Gatwick’s biggest airline, easyJet, backs new runway at Heathrow – not at Gatwick – in response to Airports Commission
In its submission to the Airports Commission consultation (closes 3rd February) easyJet, which is the major airline using Gatwick, has backed a new runway at Heathrow – rather than at Gatwick. EasyJet says a Heathrow runway would be in the best interests of passengers, as fares would be lower. Landing charges would have to rise substantially for a Gatwick runway, which does not suit easyJet or its low cost passengers. It makes on average £8 profit per passenger. Gatwick tetchily responded that easyJet’s response was just based on its own “narrow commercial interests” and that easyJet feared the extra competition a 2nd Gatwick runway would bring. (One might have thought they could dream up a slightly better retort). easyJet said: “Heathrow is in the best interests of passengers as it has the greatest demand. It is clear that long-haul airlines want to expand at Heathrow and if they can’t, they will do so not at Gatwick but at other airports such as Paris, Amsterdam and Frankfurt.” Easyjet also said: “We will respect the judgement of the Commission on [environmental] issues and our support for a runway at Heathrow is conditional on it meeting the relevant environmental conditions.” EasyJet said it wanted to launch operations from Heathrow — although it would continue to use Gatwick – and a 3rd Heathrow runway would enable easyJet to base 30 aircraft there.
For the actual text, see EasyJet’s response to the Airports Commission consultation.
Gatwick’s main airline is EasyJet with around 37% of passengers, and British Airways 2nd largest at around 14%. BA also do not support a 2nd Gatwick runway. See below.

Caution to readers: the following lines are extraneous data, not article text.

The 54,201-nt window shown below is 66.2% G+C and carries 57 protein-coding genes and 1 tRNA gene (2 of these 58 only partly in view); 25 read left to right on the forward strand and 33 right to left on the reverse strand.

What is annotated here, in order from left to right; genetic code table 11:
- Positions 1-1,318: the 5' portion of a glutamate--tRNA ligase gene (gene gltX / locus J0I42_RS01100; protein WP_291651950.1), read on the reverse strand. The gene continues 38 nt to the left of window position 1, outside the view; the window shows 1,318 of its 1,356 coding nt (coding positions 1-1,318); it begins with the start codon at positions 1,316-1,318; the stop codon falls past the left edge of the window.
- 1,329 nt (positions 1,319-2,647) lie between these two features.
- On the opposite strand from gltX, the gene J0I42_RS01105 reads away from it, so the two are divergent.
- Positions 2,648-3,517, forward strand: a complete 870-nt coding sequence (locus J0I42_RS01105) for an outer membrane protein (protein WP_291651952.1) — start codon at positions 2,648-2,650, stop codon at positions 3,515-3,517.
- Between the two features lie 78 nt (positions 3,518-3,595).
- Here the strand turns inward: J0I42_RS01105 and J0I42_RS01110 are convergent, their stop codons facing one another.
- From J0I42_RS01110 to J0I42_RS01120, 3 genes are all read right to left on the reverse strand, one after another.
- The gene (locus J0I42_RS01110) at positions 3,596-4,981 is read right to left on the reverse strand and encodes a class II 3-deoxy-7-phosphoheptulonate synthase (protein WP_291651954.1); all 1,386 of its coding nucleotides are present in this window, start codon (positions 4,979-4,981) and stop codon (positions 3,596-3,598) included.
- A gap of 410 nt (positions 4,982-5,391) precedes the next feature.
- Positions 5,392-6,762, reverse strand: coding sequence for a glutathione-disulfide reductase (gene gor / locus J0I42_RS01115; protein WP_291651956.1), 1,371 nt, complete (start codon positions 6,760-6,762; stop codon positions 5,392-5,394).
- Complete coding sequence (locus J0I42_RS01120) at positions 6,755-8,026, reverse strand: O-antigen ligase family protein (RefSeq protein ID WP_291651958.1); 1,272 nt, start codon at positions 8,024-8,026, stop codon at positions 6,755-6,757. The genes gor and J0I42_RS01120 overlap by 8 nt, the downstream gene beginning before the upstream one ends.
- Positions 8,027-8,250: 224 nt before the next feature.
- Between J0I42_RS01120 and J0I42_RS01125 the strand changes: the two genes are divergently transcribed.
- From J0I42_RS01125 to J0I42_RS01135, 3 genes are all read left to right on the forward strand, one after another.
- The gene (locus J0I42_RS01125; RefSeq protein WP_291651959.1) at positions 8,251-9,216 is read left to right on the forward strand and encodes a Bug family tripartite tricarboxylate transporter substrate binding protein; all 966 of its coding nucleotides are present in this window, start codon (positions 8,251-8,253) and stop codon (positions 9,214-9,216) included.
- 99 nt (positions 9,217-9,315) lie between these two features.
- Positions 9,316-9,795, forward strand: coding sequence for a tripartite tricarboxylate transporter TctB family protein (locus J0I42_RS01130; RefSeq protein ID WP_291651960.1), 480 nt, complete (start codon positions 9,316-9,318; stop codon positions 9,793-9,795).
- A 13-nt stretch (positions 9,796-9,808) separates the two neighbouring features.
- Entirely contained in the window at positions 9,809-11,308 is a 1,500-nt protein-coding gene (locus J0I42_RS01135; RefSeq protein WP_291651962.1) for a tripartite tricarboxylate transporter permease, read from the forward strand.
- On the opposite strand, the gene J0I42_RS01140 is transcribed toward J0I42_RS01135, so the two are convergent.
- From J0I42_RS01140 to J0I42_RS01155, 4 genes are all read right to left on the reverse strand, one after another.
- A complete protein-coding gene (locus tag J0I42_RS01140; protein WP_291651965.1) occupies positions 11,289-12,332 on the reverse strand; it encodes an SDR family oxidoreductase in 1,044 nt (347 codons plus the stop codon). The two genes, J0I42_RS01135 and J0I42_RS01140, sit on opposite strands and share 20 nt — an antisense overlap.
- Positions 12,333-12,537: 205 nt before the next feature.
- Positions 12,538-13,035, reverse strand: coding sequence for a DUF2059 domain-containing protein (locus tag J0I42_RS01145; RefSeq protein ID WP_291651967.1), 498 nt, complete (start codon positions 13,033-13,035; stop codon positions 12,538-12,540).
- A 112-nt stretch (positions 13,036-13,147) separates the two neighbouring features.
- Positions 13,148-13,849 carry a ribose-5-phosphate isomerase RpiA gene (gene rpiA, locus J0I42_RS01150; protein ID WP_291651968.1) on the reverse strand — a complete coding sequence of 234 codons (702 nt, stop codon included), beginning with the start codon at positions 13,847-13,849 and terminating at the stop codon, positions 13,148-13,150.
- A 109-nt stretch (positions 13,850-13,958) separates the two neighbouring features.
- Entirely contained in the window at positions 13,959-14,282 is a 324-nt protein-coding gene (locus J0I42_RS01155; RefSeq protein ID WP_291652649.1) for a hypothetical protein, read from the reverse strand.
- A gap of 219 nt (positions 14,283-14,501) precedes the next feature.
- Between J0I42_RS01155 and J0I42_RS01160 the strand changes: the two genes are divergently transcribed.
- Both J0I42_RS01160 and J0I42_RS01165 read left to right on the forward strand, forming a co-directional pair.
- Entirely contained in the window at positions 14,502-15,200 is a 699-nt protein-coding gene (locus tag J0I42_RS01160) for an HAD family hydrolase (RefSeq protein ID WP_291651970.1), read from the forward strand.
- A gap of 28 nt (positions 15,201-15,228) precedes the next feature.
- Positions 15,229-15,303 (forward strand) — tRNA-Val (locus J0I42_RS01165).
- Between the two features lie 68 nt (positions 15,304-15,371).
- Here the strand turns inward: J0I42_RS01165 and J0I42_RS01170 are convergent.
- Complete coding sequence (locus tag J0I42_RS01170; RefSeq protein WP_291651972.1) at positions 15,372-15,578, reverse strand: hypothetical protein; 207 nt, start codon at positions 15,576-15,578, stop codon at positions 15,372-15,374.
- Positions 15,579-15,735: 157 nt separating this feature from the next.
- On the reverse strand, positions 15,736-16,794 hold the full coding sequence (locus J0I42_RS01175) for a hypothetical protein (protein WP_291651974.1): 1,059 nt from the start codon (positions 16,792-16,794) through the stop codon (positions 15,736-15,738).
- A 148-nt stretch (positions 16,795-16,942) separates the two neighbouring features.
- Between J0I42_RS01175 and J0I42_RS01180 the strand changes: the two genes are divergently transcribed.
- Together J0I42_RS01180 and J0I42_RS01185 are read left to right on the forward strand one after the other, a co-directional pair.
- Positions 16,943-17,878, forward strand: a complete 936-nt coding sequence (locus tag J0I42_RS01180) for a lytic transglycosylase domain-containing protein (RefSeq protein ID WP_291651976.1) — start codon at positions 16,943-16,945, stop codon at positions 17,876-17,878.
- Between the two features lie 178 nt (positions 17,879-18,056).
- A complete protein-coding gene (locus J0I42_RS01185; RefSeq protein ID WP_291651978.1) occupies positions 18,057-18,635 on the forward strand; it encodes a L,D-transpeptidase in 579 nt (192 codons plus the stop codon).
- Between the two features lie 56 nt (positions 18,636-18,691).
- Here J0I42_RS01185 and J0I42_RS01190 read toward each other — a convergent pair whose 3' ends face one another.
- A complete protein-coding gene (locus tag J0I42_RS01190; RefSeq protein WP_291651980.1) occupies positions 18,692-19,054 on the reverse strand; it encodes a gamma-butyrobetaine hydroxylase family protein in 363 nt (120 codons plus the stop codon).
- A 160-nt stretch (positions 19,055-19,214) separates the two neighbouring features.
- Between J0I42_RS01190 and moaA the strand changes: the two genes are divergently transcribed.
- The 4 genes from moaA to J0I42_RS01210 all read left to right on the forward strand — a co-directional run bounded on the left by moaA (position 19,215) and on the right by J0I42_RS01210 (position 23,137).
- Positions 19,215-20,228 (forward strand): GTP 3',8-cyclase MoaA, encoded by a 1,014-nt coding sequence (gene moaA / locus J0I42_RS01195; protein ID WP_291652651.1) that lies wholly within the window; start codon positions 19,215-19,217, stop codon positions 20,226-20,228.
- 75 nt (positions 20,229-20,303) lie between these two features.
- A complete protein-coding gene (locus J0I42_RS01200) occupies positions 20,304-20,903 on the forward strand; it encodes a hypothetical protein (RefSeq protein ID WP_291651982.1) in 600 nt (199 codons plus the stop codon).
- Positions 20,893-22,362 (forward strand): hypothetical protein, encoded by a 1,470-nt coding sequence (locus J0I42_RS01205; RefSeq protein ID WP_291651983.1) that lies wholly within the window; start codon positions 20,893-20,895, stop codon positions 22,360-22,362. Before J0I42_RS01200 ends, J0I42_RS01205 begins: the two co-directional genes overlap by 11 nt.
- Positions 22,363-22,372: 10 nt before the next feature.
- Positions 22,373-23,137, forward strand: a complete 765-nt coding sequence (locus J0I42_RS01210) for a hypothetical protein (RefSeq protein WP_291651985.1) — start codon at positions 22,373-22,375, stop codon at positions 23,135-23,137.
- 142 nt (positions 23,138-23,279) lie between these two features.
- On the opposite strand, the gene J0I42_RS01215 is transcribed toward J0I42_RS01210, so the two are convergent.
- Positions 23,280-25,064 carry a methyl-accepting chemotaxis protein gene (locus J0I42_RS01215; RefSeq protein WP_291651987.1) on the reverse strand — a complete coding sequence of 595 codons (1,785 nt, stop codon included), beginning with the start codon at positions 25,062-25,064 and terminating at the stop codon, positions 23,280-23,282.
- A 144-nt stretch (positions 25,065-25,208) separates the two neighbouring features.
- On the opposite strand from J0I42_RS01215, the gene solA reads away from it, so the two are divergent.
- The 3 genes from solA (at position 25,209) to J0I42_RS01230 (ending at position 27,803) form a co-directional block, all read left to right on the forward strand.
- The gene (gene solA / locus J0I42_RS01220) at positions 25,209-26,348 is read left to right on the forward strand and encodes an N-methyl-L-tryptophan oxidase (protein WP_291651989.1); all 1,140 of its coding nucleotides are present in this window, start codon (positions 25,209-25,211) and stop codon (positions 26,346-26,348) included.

Budget airline Easyjet backs Heathrow expansion
Budget airline Easyjet has said it is in favour of expanding Heathrow airport.
In a submission to the Airports Commission, the airline said expanding Heathrow would provide greater passenger and economic benefits.
Easyjet has 11 bases in the UK with the biggest at Gatwick, which is bidding to build a second runway rather than expand Heathrow.
The company said Heathrow expansion was in the “best interests” of passengers.
‘Increased airport charges’
In the submission, Easyjet argued expanding Gatwick would lead to a “significant increase” in airport charges and that would mean higher fares for passengers.
Chief executive Carolyn McCall said: “Heathrow is in the best interests of passengers as it has the greatest demand.
“By comparison, the Gatwick proposal requires a significant increase in airport charges.
“This would inevitably lead to higher fares for Gatwick’s passengers, the vast majority of whom are flying for leisure.”
A Heathrow spokesman said: “It is great news for Heathrow passengers and we look forward to working with Easyjet to deliver new routes and services.”
A spokesman for Gatwick Airport said Easyjet’s position was based on its own “narrow commercial interests”.
“The government however, will have to make a decision for the country balancing what is best for both the economy and the environment.
“Gatwick can deliver its second runway without the massive environmental damage which has stopped Heathrow expansion time and time again.”
Last year, the Airports Commission published its shortlisted options into airport expansion.
A public consultation on the options ends on 3 February and the commission’s final report is due later this year.
Analysis: Richard Westcott, Transport Correspondent
Why would Easyjet, Gatwick’s biggest customer, want a new runway at Heathrow?
Easyjet says the bare fact is that most passengers want to fly out of Heathrow.
Adding a new runway, it argues, would allow a big low cost carrier, like Easyjet for example, to get a foothold in the country’s biggest airport. The extra competition, it claims, would force the likes of British Airways to cut their fares.
Another runway at Gatwick, it says, wouldn’t attract as many passengers or airlines, and that lack of competition would mean fares going up.
All this is hotly disputed by Gatwick as you can imagine. They reckon that expanding their airport will lead to more competition, not less, which would be good for customers.
So it’s a significant day. A big player in the runway row has shown their hand.
By setting up the Airports Commission, the coalition buried its splits over where to build a new runway. But the uneasy truce can only last so long.
The commission makes its recommendation straight after the general election. Whichever scheme it picks is bound to open up more divisions.